[OUTLOOK]Mayoral hopefuls need firm plans

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[OUTLOOK]Mayoral hopefuls need firm plans

Several candidates are competing fiercely for the post of Seoul mayor, but few have offered a new vision or substantial strategies to make the city more competitive on the international stage.
So far, Seoul has not been very competitive. For quality of living, Seoul ranked 89th this year out of 215 cities, one step up from last year, according to a survey conducted by Mercer Human Resource Consulting. This index was based on criteria such as the political environment, safety, education, housing, transport and medical and health considerations. Zurich ranked as the top city, while Singapore was in 34th place. Tokyo ranked 35th, London 39th, New York 46th and Hong Kong 68th. Although the standards used in the survey were those of the western world, it is still disappointing that Seoul ranked lower than other Asian cities. The top cities on the index received high scores on the environment, rich cultural resources and few language barriers between locals and expatriates.
The 21st century's mainstream of city development is to enhance a city's competitiveness. Once, development was focused in the outer suburbs, but now development is taking place in the central areas. Reconstruction projects are being carried out and new jobs have been made in the areas of finance and information technology, even though jobs in the manufacturing industry are disappearing. Cities are attracting money and people from around the world. Major cities compete with one another, marketing refined buildings and environments, many cultural events and shopping malls.
We now need to prepare concrete strategies to improve our status as a world-class city. One of the most urgent tasks is to present a vision on what functions central Seoul should focus on. The 600-year-old city now stands at the crossroads of being reborn as a 21st century modern city. The restoration of the Cheonggye stream can be seen as a symbolic project that removed remnants of the previous industrial city.
However, the reform of a city takes a lot more than individual projects. We need a master plan and tangible strategies to decide what functions the city should have, where industries should be located, and how the physical environment should be improved. An industrial city can't compete anymore with other major cities around the world.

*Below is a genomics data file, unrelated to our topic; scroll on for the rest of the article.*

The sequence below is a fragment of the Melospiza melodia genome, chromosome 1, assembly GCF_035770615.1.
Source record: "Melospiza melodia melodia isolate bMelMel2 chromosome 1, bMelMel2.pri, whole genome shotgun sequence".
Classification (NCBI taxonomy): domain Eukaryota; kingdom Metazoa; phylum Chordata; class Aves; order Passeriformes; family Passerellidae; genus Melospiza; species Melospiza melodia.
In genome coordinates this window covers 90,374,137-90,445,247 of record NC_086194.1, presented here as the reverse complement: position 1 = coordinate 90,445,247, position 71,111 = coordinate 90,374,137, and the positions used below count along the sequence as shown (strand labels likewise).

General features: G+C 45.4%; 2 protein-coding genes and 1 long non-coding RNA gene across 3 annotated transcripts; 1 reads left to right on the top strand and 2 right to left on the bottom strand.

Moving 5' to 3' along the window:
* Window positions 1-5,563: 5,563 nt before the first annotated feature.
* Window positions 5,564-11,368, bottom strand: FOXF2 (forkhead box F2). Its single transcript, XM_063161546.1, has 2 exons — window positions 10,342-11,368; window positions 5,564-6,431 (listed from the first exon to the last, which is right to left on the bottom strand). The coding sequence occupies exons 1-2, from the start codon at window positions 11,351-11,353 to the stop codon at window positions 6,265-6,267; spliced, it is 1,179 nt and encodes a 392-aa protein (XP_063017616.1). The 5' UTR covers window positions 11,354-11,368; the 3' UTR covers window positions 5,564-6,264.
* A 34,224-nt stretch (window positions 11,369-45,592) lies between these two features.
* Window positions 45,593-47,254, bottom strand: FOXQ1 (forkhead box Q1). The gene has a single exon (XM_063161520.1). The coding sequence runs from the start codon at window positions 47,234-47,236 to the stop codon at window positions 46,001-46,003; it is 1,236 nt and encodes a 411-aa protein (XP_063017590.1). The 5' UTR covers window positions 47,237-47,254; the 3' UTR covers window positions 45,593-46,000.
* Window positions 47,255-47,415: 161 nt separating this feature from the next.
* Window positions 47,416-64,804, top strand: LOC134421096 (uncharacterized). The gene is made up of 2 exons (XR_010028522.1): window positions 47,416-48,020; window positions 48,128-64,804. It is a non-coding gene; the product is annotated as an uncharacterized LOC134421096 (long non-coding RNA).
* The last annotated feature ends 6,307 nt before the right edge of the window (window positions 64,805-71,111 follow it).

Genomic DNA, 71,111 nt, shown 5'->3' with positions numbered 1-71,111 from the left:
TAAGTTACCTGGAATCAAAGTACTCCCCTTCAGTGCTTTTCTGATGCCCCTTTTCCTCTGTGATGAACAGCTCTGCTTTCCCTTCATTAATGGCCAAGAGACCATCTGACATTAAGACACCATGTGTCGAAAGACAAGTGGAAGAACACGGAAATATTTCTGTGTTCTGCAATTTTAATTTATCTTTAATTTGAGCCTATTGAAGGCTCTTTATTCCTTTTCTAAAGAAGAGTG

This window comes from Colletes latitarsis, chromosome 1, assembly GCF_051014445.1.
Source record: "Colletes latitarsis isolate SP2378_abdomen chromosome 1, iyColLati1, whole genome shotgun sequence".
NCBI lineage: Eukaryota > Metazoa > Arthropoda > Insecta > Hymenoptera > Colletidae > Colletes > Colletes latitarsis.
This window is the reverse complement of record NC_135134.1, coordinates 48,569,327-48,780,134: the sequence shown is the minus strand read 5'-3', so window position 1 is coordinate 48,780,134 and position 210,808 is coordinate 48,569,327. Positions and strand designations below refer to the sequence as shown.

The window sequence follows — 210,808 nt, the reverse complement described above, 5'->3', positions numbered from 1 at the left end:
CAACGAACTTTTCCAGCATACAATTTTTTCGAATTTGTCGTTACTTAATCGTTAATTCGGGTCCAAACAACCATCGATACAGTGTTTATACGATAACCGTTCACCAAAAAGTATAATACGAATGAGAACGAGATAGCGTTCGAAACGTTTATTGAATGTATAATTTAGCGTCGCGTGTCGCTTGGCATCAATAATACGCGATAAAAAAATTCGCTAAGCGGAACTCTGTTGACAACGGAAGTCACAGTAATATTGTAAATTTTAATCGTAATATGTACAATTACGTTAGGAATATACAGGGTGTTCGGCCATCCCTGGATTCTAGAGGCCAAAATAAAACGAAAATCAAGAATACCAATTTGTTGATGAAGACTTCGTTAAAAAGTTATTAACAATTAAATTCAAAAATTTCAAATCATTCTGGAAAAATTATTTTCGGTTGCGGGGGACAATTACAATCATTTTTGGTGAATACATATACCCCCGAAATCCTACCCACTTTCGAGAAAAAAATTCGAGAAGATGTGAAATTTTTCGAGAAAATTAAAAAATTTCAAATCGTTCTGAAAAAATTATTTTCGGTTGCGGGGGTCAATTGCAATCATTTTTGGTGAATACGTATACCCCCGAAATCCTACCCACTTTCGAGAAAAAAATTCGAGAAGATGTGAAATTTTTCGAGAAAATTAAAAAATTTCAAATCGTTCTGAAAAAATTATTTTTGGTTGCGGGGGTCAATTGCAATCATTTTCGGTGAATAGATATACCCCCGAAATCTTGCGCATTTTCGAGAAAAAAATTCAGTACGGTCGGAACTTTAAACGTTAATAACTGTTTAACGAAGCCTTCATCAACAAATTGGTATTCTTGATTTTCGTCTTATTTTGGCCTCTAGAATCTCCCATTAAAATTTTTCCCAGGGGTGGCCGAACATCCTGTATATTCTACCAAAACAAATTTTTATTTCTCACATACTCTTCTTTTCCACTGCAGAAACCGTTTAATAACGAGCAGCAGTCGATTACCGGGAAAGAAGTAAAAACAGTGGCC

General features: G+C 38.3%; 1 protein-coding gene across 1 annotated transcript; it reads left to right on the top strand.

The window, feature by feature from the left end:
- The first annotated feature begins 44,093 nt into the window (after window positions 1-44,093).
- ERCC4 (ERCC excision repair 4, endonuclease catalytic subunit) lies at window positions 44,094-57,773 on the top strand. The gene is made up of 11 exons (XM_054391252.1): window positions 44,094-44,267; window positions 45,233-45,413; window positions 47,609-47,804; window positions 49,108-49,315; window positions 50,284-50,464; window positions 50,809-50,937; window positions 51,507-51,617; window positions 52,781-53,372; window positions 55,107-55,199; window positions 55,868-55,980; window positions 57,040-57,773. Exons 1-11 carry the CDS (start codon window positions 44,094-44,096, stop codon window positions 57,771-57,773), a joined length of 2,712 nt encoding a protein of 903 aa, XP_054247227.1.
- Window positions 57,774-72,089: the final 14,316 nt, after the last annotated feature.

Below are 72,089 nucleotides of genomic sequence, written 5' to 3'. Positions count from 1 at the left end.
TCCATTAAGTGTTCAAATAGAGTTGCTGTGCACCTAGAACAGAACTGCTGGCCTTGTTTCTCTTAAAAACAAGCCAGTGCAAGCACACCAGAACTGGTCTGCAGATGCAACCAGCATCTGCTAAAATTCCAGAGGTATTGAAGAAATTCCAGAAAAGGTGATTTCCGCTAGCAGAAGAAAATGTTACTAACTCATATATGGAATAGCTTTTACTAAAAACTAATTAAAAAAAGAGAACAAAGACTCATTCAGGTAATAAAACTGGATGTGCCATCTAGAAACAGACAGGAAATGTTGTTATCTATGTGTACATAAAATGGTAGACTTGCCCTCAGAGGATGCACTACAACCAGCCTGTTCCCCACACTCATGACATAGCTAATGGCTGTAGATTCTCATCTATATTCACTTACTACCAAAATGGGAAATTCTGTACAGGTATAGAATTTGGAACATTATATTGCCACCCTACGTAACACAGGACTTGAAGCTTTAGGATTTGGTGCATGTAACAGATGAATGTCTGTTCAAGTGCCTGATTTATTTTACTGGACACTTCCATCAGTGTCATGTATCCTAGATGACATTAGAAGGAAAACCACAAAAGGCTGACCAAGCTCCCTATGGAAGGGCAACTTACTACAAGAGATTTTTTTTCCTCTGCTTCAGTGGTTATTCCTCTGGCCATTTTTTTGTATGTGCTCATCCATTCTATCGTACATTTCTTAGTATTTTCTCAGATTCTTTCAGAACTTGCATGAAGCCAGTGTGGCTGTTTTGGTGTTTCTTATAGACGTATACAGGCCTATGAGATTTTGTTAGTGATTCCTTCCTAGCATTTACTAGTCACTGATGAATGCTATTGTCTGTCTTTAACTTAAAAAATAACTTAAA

First, we need to figure out Seoul's optimum population, which is essential to becoming more competitive. The metropolitan cities of Paris, New York and Tokyo have populations of ten million. If the governmental bodies and public institutions in Seoul move to other cities, we need a long-term master plan to fill the empty space with other functions. We also need long-term plans on administrative matters such as using local taxes, including the property tax.
Lately, the gap between living standards in southern and northern Seoul has become a major issue. We need agreed concrete strategies on the functions that each zone in Seoul, including these two areas, should carry out. It is doubtful that development in northern Seoul can change the area into a more pleasant living environment. Building high-rise apartment buildings doesn't guarantee a better standard of living. Skyscrapers require other infrastructure such as wider roads and we should discuss whether we are prepared to provide that. Northern Seoul has also offered less expensive housing. So if we start building high rises in nothern Seoul, we run the risk that low-income families won’t be able to afford to live in northern area.
The candidates for the Seoul mayoralty should stop competing with images and slogans, such as choosing symbolic colors. Instead, they should present a master plan on how to make Seoul a competitive international city.

* The writer is an editorial writer of the JoongAng Ilbo.


by Shin Hye-kyung

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